InGaAs technology delights Ukraine’s largest nut processor03/19/2013 Europe’s leading nut processors continue to invest in Bühler SORTEX optical sorters, which provide exceptional foreign material detection thanks to unique InGaAs (Indium Gallium Arsenide) camera technology. Ukraine’s largest nut processor, the Faeton Group LLC, is a prime example. “We installed a SORTEX Z+1RBL in 2008 to sort walnuts and hazelnuts,” explained Dmitry Kabakov, director general of Faeton. “Because our business was expanding, recently we invested in the latest generation SORTEX E1C sorter.
“It’s ideal for removing shell from nut kernel. Its open, hygienic design is perfect for handling oily and dusty products. And as another advantage, the machine works continuously for a whole shift without the need for recalibration or cleaning.”
Faeton s.r.o. was founded in 2000 in Prague in the Czech Republic. In 2011, it opened a new production and storage facility for nuts and dried fruit in Kiev, in the Ukraine. Now operating under the name Faeton-Group LLC, the business is one of Europe’s leading specialists in the storage, processing and wholesaling of more than 40 types of nut and dried fruit products and each year 4,000 tons of its products are exported to locations throughout Europe and Asia.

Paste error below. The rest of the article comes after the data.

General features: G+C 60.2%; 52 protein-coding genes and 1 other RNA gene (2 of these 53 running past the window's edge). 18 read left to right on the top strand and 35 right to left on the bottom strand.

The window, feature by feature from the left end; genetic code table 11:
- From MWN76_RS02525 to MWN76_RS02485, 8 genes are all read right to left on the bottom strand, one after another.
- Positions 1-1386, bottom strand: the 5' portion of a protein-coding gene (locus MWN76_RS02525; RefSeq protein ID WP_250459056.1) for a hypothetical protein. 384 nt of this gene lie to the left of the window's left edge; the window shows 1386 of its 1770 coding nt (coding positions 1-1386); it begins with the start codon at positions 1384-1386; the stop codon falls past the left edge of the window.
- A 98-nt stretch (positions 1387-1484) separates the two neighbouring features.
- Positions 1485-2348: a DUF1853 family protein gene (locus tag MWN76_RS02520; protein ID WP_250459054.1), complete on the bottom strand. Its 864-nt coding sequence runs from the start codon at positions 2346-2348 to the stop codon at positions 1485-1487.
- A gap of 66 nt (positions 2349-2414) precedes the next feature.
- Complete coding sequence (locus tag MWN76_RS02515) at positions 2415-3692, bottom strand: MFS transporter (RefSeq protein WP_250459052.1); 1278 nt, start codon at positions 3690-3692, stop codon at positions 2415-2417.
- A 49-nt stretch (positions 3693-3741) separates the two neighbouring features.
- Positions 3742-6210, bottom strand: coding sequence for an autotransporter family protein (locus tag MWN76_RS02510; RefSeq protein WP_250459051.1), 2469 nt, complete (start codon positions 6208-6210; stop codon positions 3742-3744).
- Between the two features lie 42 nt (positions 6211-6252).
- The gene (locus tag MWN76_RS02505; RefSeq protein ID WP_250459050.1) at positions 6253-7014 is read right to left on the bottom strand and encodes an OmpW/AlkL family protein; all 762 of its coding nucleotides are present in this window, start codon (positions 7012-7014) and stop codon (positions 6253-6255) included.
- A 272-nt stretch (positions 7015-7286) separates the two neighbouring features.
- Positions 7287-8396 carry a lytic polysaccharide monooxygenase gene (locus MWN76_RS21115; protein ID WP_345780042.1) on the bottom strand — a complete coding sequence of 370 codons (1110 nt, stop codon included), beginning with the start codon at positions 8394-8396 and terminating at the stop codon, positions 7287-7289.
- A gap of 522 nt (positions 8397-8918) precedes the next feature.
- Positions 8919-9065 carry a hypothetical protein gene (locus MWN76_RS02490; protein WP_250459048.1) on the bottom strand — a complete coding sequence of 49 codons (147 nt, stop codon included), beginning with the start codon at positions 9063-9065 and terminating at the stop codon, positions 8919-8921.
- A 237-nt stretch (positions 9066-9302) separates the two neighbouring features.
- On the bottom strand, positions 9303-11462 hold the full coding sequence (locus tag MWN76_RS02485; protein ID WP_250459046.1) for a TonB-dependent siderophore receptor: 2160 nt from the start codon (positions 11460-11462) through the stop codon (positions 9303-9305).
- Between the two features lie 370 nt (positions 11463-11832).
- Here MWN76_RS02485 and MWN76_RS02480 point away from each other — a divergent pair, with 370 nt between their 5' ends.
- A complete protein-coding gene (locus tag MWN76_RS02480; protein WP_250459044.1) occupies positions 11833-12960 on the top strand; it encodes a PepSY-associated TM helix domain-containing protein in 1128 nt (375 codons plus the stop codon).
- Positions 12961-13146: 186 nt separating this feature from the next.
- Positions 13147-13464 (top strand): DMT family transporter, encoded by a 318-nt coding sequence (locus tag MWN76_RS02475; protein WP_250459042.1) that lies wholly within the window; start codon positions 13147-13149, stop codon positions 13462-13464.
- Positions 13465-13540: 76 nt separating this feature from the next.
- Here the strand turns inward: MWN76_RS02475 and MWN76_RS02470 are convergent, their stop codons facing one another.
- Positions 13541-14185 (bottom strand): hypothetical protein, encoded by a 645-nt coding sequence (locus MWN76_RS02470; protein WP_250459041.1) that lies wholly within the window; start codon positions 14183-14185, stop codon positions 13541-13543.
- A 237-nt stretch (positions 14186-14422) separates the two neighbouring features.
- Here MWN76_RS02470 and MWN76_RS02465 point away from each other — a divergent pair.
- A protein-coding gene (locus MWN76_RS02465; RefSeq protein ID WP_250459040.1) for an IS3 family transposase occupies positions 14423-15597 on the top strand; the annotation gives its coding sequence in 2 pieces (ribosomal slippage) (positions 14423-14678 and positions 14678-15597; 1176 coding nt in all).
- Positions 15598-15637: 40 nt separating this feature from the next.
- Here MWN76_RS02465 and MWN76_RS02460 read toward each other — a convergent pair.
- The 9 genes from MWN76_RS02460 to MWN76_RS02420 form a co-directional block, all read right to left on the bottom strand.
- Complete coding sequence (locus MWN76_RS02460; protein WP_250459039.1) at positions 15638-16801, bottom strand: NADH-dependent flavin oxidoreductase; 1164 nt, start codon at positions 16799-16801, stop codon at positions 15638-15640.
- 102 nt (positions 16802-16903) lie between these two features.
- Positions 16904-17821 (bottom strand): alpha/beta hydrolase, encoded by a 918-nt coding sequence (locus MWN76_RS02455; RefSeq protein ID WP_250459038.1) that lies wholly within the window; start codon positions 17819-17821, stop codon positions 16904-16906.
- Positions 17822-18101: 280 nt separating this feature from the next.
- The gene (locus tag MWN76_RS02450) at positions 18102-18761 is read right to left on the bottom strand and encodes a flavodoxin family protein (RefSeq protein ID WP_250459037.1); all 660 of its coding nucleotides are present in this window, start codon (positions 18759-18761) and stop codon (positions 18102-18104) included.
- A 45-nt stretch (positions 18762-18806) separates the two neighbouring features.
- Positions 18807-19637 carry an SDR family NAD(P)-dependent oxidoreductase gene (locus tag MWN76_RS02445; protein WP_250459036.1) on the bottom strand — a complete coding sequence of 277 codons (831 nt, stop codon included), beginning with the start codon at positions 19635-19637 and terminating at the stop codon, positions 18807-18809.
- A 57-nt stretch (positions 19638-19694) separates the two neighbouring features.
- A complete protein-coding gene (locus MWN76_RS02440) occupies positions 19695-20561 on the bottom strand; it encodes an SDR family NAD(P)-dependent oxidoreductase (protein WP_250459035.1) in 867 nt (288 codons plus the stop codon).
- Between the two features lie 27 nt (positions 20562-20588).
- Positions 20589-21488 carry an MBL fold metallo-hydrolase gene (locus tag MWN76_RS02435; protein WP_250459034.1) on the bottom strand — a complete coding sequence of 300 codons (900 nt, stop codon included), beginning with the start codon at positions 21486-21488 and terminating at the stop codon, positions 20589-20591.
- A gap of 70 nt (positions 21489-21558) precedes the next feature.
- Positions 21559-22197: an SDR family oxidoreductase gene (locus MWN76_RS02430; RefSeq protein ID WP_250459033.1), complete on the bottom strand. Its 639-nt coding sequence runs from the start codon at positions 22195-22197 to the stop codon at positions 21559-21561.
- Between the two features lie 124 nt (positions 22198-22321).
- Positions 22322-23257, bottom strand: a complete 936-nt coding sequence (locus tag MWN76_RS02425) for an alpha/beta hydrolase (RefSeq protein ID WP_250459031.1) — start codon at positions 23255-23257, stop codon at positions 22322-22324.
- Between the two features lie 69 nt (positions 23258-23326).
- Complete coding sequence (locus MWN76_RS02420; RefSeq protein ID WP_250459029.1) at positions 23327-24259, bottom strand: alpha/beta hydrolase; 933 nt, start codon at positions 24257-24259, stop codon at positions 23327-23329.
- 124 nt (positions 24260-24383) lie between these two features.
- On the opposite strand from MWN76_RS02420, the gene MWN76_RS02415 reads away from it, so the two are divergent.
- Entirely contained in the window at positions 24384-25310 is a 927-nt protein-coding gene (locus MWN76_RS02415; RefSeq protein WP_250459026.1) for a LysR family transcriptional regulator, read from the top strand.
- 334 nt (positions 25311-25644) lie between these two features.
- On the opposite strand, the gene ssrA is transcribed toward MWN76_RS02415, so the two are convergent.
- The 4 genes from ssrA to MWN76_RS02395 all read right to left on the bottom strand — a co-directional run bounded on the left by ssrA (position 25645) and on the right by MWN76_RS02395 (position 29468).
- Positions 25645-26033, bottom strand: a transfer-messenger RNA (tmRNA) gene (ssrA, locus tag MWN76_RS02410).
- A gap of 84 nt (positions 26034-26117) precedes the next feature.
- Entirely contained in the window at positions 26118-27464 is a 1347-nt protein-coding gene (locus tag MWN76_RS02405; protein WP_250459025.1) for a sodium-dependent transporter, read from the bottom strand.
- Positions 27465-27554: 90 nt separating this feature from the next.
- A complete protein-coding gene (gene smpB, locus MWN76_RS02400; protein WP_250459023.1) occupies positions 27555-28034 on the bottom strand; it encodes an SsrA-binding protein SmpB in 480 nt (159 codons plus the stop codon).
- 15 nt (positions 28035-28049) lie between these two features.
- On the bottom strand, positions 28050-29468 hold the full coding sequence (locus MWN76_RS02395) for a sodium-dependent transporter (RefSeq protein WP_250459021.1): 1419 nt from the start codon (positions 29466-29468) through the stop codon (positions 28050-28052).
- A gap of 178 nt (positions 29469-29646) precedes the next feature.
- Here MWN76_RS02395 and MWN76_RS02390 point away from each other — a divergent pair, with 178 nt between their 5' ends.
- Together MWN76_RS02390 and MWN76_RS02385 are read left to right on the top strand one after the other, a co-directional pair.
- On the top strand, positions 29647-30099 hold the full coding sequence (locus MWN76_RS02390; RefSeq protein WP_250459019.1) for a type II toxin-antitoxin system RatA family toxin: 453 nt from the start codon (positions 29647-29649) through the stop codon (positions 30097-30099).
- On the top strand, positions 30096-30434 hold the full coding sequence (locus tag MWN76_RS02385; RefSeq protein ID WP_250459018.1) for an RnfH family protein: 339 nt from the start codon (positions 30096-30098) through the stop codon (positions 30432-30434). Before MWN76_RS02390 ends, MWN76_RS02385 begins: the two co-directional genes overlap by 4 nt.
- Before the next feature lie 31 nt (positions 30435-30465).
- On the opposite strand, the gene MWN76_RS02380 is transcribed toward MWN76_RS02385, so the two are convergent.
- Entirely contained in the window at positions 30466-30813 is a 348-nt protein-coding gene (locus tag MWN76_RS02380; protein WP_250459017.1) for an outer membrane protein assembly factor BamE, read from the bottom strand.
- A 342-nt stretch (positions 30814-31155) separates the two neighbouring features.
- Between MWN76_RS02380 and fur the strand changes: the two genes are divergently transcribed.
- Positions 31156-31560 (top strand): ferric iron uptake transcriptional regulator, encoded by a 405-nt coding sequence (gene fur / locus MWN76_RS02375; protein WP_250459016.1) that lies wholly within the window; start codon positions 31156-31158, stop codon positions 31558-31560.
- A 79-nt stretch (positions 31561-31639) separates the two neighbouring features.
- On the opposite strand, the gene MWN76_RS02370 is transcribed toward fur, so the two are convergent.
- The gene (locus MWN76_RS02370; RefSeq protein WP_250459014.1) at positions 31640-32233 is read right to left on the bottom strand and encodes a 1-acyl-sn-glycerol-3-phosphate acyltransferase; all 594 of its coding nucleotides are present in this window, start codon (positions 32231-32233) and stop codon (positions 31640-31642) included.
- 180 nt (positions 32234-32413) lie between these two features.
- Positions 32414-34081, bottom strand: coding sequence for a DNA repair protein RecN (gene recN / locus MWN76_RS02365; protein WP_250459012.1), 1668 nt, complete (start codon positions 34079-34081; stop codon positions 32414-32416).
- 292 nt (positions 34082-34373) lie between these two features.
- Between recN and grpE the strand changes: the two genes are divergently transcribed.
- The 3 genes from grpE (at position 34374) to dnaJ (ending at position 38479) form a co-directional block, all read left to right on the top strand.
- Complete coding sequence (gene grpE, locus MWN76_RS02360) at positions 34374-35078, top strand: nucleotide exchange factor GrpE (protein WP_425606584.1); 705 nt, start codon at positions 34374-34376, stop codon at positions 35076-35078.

Faeton is now the largest nut processor operating in Ukraine. As Kabakov explained, in the Ukraine the company processes walnuts, almonds, cashews, pistachios and various nut-based snack packs. Each product is required to comply with certified international food safety standards. Use of Bühler SORTEX optical sorters has helped to ensure that Faeton is regarded as a highly dependable supplier of safe, high quality products.
When it comes to removing foreign materials from walnuts – including minute fragments of shell, stones and plastic – InGaAs camera technology offers exceptional accuracy and consistency, while damaged walnuts are also removed. Bühler SORTEX optical sorters can handle shelled or unshelled walnuts of varying sizes, while walnuts of undesirable colour can also be removed accurately and at high processing speeds.
Kabakov has been equally happy with the support he has received from Bühler. “We’re delighted with the level of service provided. Bühler’s specialist technicians are highly skilled and we look forward to the new customer service centre opening in Ukraine,” he concluded.
What is InGaAs technology?
InGaAs technology was developed originally for the space programme, but was soon adopted for military use, because of its ability to detect the difference between organic foliage and synthetic camouflage.
Bühler successfully applied InGaAs technology to its SORTEX camera systems, which has benefited customers throughout the world. The enhanced InGaAs technology used in the SORTEX E1C means that at certain wavelengths products such as walnut kernels reflect very little energy, while challenging foreign material such as shell, septa and stones, reflect it very well. As a result, foreign material is highlighted clearly as if under a spotlight.